Childhood Outside the Temple Walls: Revelation 11

Feature: Childhood in shadow of Gaza-Israel conflict

by Sanaa Kamal

GAZA, Sept. 18 (Xinhua) — Mohammed Shaaban, a Palestinian child from the village of Beit Lahia in Gaza Strip, used to play with his siblings and friends for many hours a day.

However, the 8-year-old child has lost his passion for playing as he became disabled and now needs assistance even in the most basic activities, including using a bathroom.

Israel and Gaza’s Hamas fought a 11-day-long fighting in May, the most intense round since 2014 that left more than 250 Palestinians and 13 Israelis dead. During the wave of fierce fighting, Israeli warplanes carried out hundreds of air raids on the Gaza Strip. Palestinian armed factions in Gaza fired thousands of rockets at Israel.

Shaaban was wounded on the first day of the hostilities when the Israeli war jets attacked a man driving motorbike in Jabalia in the north of the coastal enclave. While Shaaban and his mother were walking in the street as they finished shopping for Eid al-Fitr, a festive dinner that marks the end of the Ramadan fast.

Recalling that day, his mother says Shaaban was happy as he got to wear his new shoes but his happiness did not last long as he fell due to a heavy explosion that shattered the area.

“The only thing I remember was that I carried a small bag containing my new shoes. I headed to the house with my mother, but suddenly I heard a heavy explosion that flew me into the sky,” he recalled.

Then there was darkness and Shaaban became blind.

Talia Sakallah, another child from Gaza City, was luckier than Shaaban as she was not wounded after the Israeli war jets attacked the Hanadi Tower, a major residential building in Gaza.

Sakallah and her family evacuated their house after an Israeli soldier called them, ordering them to leave the place before it explodes.

“When I heard the hugest explosion in my life, I thought that all of us (my family members and I) would die as many of Palestinian families have lost their lives,” the 12-year-old girl told Xinhua.

Sakallah says she doesn’t know how they all managed to stay alive.

On May 21, Egypt mediated a ceasefire between the two sides that ended the fighting between the Palestinians and Israel.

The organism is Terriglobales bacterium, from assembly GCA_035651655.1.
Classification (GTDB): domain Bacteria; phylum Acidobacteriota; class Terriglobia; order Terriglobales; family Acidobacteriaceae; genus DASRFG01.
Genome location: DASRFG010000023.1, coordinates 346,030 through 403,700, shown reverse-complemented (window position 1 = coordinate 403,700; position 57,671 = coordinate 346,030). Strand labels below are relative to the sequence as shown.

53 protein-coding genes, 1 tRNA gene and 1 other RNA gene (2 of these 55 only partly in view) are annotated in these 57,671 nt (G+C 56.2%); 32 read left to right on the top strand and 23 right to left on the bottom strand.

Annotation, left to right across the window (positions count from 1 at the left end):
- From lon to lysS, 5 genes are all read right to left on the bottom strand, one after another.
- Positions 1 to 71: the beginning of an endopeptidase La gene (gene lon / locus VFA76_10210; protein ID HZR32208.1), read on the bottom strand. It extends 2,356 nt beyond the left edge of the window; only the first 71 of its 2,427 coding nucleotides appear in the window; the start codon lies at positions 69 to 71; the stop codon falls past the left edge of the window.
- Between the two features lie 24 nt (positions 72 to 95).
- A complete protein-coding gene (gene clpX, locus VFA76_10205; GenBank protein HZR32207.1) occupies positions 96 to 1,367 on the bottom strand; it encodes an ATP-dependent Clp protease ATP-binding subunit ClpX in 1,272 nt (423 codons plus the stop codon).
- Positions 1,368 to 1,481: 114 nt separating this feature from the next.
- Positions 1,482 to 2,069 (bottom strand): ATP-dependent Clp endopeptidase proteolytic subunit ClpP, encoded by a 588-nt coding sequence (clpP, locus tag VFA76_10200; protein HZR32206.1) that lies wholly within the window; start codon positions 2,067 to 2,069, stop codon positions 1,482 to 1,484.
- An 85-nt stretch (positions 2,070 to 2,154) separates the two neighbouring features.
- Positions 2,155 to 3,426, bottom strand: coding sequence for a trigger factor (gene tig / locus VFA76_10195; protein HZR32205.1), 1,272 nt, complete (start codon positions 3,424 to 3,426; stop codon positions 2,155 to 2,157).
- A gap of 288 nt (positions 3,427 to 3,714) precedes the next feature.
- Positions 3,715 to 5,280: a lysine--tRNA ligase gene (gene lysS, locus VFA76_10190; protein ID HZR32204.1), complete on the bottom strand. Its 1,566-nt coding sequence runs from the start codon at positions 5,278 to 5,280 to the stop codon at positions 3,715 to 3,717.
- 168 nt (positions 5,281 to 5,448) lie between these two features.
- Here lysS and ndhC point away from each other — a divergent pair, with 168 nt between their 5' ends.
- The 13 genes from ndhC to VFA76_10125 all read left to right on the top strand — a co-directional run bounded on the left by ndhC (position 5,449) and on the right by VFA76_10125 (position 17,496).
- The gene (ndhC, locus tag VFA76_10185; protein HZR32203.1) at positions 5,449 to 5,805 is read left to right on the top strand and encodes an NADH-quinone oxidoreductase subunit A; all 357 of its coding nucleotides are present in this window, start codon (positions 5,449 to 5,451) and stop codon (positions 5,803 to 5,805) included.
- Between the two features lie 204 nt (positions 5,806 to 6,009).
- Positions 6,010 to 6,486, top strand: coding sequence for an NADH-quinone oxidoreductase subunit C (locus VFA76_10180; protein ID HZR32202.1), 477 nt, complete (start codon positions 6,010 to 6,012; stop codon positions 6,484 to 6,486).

Despite the fact that the conflict ended four months ago, children in both Gaza and Israel still suffer psychological consequences.

According to mothers of Shaaban and Sakallah, the children have become more introverted and are reluctant to play with their mates.

“Mohammed became more stubborn and he does not accept any perspectives from others, even from his father,” Sumaia Shaaban, Mohammed’s mother, told Xinhua.

“He prefers to stay at home and avoids playing with other children, including his siblings,” the 36-year-old mother of eight said, adding that he is scared when he hears any noise around him.

Sakallah also suffers from similar problems, said her mother Fateyah. “In addition, my youngest daughter keeps silent all the time especially when surrounded by strange people,” the 36-year-old mother of four said.

The mothers said neither their kids or themselves have any feeling of security or hope as Gaza is still under the threat of yet another confrontation.

Fadel Abu Hein, a Gaza-based psychologist, believes that children are the primary victims of all military tensions.

He told Xinhua that wars have disastrous effects on children’s psyche. They suffer from panic, terror, lack of confidence or sense of safety in life, making them more introverted or more aggressive towards others.

Abu Hein added that there are psychological treatment programs for the victim and those around them.

Meanwhile, the International Committee of the Red Cross (ICRC) said that children in Gaza live “under constant terror,” warning that they will suffer psychological effects of the recent tensions for many years ahead.

Its report titled “Hidden Scars in Gaza” said that the latest tensions were among the “most severe hostilities we have seen in the region in years.”

It added that access to mental health services during and after stress is necessary to support the social fabric of societies experiencing conflict.

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